Master Policy claims still arise from “dabbling”, for a variety of reasons. The author considers why firms experience this, and how to address the risk of drifting from a practice’s core competencies

A straightforward approach?

It is well established that a solicitor should not begin to act where he or she lacks the competence, knowledge or skill to pursue the matter with due diligence. In fact, practice rule B1.10 specifically states: “You must only act in those matters where you are competent to do so. You must only accept instructions where the matter can be carried out adequately and completely within a reasonable time. You must exercise the level of skill appropriate to the matter.”

All sounds pretty straightforward… or does it?

Most solicitors would agree that dabbling is a “bad thing” for lawyers to engage in. So the simple risk avoidance action would be not to do it! However, it may not be that easy to identify or avoid. The very existence of this risk may not even be recognised within the profession as significant. A delegate on a recent risk management event was heard to voice the opinion that the risks of dabbling in areas of law were now so well understood by practitioners, from large to small practices, that no one would countenance dabbling in an area in which they were not well versed.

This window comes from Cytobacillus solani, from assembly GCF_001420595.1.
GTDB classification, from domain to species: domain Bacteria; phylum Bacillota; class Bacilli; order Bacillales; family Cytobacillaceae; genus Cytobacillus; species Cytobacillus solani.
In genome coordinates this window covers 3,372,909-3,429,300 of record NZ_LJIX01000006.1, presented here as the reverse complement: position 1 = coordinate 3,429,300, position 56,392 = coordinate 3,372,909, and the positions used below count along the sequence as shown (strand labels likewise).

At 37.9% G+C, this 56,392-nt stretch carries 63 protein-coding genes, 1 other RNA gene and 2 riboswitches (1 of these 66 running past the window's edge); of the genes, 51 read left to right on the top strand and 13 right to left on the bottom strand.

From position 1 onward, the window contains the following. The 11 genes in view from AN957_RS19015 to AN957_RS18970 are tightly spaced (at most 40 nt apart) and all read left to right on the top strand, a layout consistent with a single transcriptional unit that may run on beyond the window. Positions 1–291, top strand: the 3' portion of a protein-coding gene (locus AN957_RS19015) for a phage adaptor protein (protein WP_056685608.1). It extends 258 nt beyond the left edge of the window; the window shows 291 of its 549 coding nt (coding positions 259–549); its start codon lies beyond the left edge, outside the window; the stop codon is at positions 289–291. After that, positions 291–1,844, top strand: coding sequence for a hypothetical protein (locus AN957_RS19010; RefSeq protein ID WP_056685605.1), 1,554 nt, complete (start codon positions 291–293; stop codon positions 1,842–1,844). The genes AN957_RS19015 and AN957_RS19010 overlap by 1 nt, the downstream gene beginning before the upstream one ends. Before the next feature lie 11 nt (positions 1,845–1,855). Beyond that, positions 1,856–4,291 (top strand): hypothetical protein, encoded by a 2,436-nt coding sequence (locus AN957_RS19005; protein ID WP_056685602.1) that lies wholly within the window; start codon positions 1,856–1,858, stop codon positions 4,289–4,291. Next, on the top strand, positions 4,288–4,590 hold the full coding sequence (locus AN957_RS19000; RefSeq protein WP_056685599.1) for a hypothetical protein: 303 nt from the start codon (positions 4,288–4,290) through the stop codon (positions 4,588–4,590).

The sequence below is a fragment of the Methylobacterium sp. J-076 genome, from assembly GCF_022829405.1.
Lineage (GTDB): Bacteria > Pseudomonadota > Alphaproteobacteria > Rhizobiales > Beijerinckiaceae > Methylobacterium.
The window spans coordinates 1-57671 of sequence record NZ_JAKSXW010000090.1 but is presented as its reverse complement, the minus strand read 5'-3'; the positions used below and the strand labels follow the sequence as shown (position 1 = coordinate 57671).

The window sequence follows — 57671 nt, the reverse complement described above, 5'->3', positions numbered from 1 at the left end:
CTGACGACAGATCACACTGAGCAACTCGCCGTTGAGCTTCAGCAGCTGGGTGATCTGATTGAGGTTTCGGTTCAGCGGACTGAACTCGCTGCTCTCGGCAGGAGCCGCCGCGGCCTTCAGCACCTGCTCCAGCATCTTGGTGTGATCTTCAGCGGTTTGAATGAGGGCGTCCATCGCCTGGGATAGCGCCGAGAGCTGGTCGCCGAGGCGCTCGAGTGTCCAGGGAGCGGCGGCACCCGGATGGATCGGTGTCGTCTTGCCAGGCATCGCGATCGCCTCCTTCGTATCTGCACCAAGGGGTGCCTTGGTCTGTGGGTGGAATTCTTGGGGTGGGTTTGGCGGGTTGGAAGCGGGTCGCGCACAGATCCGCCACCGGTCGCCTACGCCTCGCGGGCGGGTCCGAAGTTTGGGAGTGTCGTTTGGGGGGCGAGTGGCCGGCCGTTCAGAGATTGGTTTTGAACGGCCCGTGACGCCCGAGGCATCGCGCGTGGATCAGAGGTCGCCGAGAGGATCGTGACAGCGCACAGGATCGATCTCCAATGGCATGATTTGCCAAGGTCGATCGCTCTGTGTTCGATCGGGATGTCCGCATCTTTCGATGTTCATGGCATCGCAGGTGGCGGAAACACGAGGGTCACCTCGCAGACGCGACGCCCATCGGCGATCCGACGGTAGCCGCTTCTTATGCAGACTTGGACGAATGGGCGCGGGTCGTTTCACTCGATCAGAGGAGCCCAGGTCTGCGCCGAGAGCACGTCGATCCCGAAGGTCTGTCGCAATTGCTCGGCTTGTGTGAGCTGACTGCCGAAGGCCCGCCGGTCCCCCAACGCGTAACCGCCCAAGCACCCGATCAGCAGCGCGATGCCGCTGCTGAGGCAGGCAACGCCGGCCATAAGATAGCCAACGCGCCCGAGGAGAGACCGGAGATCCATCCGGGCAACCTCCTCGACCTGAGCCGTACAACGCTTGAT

Regrettably, that is not supported by Master Policy claims, which tend to show that dabbling still occurs, often with serious adverse consequences for insured firms.

Why does it happen?

There are a number of reasons why solicitors create these risks and end up dabbling in unfamiliar areas of the law – very often inadvertently.

Client pressure – for example, the private client expert who feels obliged to review the small shareholder agreement on which the existing client wants advice; the conveyancing practitioner who is asked to give some related advice concerning a will.

Case study 1

Solicitor A was asked to prepare a shareholders’ agreement for X, Y and Z’s new company. A had previously given advice to X (the majority shareholder) in relation to property matters. X wanted matters resolved with minimal cost while giving the minority shareholders some reasonable protections. Y and Z were not taking legal advice. A’s suggestion of another solicitor was overruled by X on cost and speed grounds. A prepared the shareholders’ agreement. However, both the agreement and the articles of association were silent on the effects of a minority shareholder employee leaving employment with the company. When Z unexpectedly left the company on bad terms, there was no ability to recover Z’s shareholding and further changes to the company required Z’s consent.